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The newest Canadian research and technological advances that are changing the way we understand and interact with our environment and each other.

Regenerative ocean farming works to mimic the diversity of ocean reefs by growing a mix of species that act in concert to revive ecosystems. (Photo: GreenWave)

Photo: GreenWave
Environmental benefits and food sources from this low-cost form of farming might be the future
Jameel Janjua Virgin Galactic pilot

Jameel Janjua to become the first Canadian commercial space pilot. (Photo: Courtesy Virgin Galactic)

Photo: Courtesy Virgin Galactic
Commercial space flight company Virgin Galactic adds former Royal Canadian Air Force member Jameel Janjua to its pilot roster 
Mount Logan

Mount Logan, Canada's highest mountain, in Kluane National Park and Reserve, Yukon. (Photo: Yukon Government)

Photo: Yukon Government
A team of climbers and scientists plan to summit the Yukon’s Mount Logan next spring in the name of climate change — and to re-evaluate its height with modern GPS technology

Warming permafrost causes what are called retrogressive thaw slumps—landslides caused by the melting of ground ice in the permafrost. (Photo: Rob Fraser/Canada Centre for Remote Sensing)

Photo: Rob Fraser/Canada Centre for Remote Sensing
From permafrost slumping to biodiversity inventories, here’s some of the most exciting research that PCSP supported in 2019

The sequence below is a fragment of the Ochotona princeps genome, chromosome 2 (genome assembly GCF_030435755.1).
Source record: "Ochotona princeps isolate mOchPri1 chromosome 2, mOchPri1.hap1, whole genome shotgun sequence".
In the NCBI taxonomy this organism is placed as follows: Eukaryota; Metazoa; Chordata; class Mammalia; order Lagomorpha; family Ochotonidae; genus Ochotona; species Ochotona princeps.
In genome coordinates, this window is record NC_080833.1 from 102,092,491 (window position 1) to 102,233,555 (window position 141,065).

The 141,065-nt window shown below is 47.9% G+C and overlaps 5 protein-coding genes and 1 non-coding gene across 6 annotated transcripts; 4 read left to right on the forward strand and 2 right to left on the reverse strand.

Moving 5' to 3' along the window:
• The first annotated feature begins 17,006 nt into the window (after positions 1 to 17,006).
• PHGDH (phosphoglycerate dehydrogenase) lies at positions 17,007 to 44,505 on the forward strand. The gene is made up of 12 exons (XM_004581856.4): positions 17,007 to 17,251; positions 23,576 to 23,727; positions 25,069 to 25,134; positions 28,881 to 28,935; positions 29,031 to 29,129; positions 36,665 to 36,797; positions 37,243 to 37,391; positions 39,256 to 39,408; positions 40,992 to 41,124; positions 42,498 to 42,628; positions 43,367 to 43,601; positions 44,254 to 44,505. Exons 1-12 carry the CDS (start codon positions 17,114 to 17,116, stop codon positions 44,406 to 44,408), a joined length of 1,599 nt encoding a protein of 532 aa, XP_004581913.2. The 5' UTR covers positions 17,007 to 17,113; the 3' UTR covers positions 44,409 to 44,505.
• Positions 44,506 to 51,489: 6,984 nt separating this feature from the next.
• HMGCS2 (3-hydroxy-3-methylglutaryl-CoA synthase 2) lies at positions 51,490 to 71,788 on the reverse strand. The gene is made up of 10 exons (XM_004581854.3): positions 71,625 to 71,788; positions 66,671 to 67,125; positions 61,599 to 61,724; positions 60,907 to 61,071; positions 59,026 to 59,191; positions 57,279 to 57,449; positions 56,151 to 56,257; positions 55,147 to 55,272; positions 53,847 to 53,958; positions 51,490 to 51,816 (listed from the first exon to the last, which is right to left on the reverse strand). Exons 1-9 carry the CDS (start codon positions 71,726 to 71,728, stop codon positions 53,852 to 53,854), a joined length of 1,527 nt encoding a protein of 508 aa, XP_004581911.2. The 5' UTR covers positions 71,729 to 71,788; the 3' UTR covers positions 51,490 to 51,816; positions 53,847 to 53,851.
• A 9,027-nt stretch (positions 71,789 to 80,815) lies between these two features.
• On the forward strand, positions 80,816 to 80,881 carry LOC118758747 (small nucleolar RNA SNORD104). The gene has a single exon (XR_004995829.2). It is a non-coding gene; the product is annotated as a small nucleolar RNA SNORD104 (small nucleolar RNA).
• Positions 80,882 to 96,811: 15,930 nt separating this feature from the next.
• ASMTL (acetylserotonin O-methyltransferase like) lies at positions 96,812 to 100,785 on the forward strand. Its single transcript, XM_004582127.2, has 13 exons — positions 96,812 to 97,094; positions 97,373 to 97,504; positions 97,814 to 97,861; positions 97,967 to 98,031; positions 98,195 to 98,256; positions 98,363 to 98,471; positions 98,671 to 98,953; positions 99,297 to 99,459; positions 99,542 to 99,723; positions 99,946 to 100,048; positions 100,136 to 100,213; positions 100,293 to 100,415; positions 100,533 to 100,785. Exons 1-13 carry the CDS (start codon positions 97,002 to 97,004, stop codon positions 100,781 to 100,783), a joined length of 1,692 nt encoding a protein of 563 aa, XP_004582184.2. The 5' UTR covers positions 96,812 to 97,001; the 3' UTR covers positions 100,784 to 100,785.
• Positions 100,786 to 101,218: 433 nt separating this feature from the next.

Mark J. Poznansky is the author of Saved By Science.

How can we accelerate the development of vaccines? How do we feed three billion people when 12 million died of hunger in 2019? Does synthetic biology hold the answer?
 Undersea drones are the newest whale protection tool

Exploring the Haughton Crater. (Photo: Gordon Osinski)

Our understanding of the effects of impact events is continually evolving

Professor and author Thomas Homer-Dixon examines how society can respond positively to the global climate crisis in his new book Commanding Hope. (Book: Courtesy of Penguin Random House Canada; Photo: Peter Lee)

Photo: Peter Lee
In an exclusive excperpt from his new book Commanding Hope, Thomas Homer-Dixon highlights four key stresses that inhibit society's collective sense of a promising future for our planet

The four members of the 1968-69 British Trans-Arctic Expedition. (Photo: BTAE)

Photo: BTAE
Ken Hedges of the 1968-69 British Trans Arctic Expedition reflects on the perilous and ground-breaking journey

The abundance and diversity of life on and around Canadian mountains in the sea. Starting in the dark and deep flanks (top left) and ascending above the summit to the sunlit sea surface (bottom right), the mosaic shows cold-water corals and glass sponges on pillows of lava, a variety of fishes, octopus, crabs, seaweeds, sharks, whales, and seabirds. (Photos: Fisheries and Oceans Canada, S. Du Preez, C. Du Preez, Ocean Exploration Trust, the Northeast Pacific Seamount Expedition partners, Pacific Wild)

Photos: Fisheries and Oceans Canada, S. Du Preez, C. Du Preez, Ocean Exploration Trust, the Northeast Pacific Seamount Expedition partners, Pacific Wild.
Two marine biologists offer a glimpse of life at the bottom of the ocean during 2018, 2019 and 2020 seamount expeditions 
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